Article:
Bosman's Comrades hopes depend on her sticking to plan | SASCOC - SASCOC

Bosman’s Comrades hopes depend on her sticking to plan


‘Stick to my game plan . . . stick to my game plan…’ That will be the only thing last year’s runner-up, Charné Bosman, will think off as she runs the Comrades on Sunday.
According to Lindsey Parry (head coach at Tuks/HPC) Bosman could again be in contention for a top three podium finish in the women’s race, and maybe even cause a surprise, if only she keeps her cool.
Actually, if Nedbank Dream Team’s Bosman and Caroline Wöstmann (KPMG) are both on song, there could be a repeat of what happened last year when Wöstmann won with Bosman finishing second. But this time round the time gap could be much smaller.
But right now Bosman does not want to think about a possible duel with Wöstmann (KPMG) over the last 10 or so kilometres. For her it is case of first things first.
‘I have promised Lindsey that I will stick to the strategy we have planned kilometre for kilometre, no matter what the other athletes may do or not do. In the Comrades you can afford to be up to 10 minutes behind the race leaders in the early stages and still catch up. I should just remember that.
‘Last year I felt quite strong over the final few kilometres. I was surprised that I didn’t feel really tired when I finished. I have asked Lindsey to work out a plan which will enable me to race a bit more aggressively. I want to feel tired when I cross the finish line,’ said Bosman who trains at the High Performance Centre (HPC).
Who is likely to win if the race should boil down to a battle between Bosman and Wöstmann over the last kilometres? ‘I honestly cannot say. Caroline is a really tough competitor. But this I can promise, I’m not going to give up without fighting. However, it should be remembered that Comrades is a very unpredictable race. There are bound to be other athletes who will also be in contention to win, so it could be exciting.’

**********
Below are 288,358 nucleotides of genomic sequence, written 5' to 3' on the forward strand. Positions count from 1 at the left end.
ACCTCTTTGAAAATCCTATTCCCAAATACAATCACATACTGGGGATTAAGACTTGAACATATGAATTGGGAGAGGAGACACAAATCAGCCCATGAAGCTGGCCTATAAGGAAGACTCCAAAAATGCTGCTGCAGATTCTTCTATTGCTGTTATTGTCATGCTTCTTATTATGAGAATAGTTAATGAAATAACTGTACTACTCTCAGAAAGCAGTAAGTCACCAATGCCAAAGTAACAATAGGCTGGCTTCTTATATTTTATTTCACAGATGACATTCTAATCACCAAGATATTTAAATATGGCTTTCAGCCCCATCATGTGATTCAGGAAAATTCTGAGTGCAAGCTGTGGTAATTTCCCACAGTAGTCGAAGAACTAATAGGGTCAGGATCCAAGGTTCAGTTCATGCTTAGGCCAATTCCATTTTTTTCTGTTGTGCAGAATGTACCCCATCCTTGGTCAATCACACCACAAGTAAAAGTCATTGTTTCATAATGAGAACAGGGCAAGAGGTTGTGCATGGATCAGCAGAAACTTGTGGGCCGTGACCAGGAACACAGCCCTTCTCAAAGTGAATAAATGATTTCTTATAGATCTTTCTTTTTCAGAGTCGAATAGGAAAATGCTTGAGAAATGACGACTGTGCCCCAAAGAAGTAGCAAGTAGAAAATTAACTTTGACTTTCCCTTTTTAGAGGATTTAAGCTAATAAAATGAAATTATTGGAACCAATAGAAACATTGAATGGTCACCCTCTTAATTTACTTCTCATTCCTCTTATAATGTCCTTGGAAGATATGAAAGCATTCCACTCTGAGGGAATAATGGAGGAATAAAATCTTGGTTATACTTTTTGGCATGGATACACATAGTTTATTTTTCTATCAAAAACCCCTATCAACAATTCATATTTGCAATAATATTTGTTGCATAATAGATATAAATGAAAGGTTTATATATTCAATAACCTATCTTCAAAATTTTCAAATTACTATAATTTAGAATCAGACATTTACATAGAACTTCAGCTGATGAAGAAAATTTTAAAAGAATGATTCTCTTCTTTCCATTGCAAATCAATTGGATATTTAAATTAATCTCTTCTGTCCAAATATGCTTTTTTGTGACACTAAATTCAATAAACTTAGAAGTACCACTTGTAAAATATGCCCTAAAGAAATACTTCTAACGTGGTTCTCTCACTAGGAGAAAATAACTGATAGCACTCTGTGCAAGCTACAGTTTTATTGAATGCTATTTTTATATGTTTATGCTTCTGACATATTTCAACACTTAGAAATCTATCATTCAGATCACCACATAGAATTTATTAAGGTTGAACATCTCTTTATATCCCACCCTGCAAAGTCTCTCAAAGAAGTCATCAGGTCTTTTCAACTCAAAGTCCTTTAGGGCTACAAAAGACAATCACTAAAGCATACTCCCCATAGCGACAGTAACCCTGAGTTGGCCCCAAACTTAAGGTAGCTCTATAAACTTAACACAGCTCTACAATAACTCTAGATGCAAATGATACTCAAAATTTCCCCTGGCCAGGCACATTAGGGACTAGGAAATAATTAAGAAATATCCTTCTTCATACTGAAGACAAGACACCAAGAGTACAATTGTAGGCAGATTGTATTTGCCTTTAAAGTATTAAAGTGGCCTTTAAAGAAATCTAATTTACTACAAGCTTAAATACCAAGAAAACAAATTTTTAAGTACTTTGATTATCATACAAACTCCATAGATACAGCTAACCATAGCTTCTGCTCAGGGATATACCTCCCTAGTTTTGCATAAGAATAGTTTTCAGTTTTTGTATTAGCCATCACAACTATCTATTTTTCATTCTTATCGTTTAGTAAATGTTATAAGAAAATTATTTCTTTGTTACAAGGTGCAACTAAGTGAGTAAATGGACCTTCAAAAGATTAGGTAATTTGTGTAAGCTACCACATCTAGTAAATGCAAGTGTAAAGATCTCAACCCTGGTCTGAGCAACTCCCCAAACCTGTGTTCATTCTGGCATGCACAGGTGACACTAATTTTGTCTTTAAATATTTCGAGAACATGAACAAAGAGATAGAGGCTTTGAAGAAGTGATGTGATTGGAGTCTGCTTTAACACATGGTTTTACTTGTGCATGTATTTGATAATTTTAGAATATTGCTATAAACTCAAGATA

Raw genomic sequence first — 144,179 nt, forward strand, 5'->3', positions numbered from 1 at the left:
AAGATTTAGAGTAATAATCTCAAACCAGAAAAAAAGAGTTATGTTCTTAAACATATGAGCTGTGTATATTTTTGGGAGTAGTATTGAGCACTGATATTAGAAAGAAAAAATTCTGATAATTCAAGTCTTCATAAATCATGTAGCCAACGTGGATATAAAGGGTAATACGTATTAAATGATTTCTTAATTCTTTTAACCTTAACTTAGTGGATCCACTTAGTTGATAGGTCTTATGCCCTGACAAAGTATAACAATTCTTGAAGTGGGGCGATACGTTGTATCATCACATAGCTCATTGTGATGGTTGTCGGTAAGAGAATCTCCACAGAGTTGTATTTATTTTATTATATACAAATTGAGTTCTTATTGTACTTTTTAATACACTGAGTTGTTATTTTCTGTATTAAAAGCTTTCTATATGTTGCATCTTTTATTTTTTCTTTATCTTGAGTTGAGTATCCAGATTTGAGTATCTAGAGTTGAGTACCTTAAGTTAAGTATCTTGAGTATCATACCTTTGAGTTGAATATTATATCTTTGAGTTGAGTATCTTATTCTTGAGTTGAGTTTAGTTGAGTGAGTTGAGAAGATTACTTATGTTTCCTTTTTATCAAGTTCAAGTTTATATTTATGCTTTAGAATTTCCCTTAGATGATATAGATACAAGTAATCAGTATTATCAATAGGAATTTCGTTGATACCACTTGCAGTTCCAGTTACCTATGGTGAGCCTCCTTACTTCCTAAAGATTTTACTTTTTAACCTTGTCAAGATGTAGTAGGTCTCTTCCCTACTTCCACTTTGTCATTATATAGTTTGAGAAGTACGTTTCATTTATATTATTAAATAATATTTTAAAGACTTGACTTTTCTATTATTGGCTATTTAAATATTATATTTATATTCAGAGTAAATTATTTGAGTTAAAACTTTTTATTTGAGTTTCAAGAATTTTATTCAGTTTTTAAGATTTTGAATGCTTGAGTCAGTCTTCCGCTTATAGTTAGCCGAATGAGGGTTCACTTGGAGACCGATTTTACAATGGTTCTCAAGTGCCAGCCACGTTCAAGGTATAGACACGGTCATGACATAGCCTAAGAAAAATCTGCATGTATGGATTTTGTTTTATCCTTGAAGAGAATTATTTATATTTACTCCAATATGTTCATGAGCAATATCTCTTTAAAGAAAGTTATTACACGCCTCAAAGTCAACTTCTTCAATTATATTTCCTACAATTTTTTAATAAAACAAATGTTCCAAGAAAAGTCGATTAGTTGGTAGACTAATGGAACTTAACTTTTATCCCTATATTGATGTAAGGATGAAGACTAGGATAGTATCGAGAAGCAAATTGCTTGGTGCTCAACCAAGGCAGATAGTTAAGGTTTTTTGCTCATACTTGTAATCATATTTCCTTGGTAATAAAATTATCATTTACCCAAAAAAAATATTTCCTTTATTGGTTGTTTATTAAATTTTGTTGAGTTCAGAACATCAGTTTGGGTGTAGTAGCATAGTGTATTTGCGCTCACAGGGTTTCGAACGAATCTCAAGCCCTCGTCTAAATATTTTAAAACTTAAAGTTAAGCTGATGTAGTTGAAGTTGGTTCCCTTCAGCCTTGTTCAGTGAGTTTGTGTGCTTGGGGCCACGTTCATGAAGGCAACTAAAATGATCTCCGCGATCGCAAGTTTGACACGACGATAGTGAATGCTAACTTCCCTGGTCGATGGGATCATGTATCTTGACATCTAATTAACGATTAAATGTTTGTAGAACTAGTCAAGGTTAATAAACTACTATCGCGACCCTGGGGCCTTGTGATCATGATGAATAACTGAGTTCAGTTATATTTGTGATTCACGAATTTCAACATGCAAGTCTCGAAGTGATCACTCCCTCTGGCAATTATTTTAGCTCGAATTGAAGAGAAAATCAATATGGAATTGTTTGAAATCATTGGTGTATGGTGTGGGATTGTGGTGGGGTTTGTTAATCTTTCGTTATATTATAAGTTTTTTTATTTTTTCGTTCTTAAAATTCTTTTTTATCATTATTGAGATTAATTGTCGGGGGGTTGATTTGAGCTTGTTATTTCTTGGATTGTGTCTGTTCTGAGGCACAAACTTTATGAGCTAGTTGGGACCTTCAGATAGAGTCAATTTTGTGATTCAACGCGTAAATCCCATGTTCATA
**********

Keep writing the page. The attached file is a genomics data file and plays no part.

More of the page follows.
Bosman will venture into unknown territory on Sunday because she has never finished a Comrades ‘down-run’ (Pietermaritzburg to Durban).
She has already competed in four Comrades and remembers her first Comrades in 2013 as a case of ‘fools rushing in where angels fear to tread’.  She actually did very well by finishing in fifth place, which was the best performance by a South African female athlete.
In the 2014 down-run she collapsed during the race because of a dysfunctional thyroid.  She was unconscious for a few minutes and had to ‘finish’ her race in an ambulance.
‘The fact that I was not able to run the last 27 kilometres in 2014 means that I have not really experienced the downhill race.  However, I have trained at Graskop for three weeks where I focused mainly on getting the hang of downhill racing.
‘Running down from Graskop to Sabie is quite a good substitute of what can be expected in Comrades. The first time I did the run my legs were quite sore the following day, but I think on my fourth attempt I got the hang of how to become an economical downhill racer.
‘I think the ‘art’ of being a good downhill racer is to focus on your running style. The secret is not to lean forward too much when running down because it puts your quads under quite a lot of strain. What works for me is to lean slightly backwards and take small steps.’
According to Bosman she is eagerly counting down the final days to the Comrades.
‘It is good to wake up every morning knowing that the kilometres I still have to run in training are getting less and less and that I can start the day on fresh legs.’

Picture courtesy of Reg Caldecott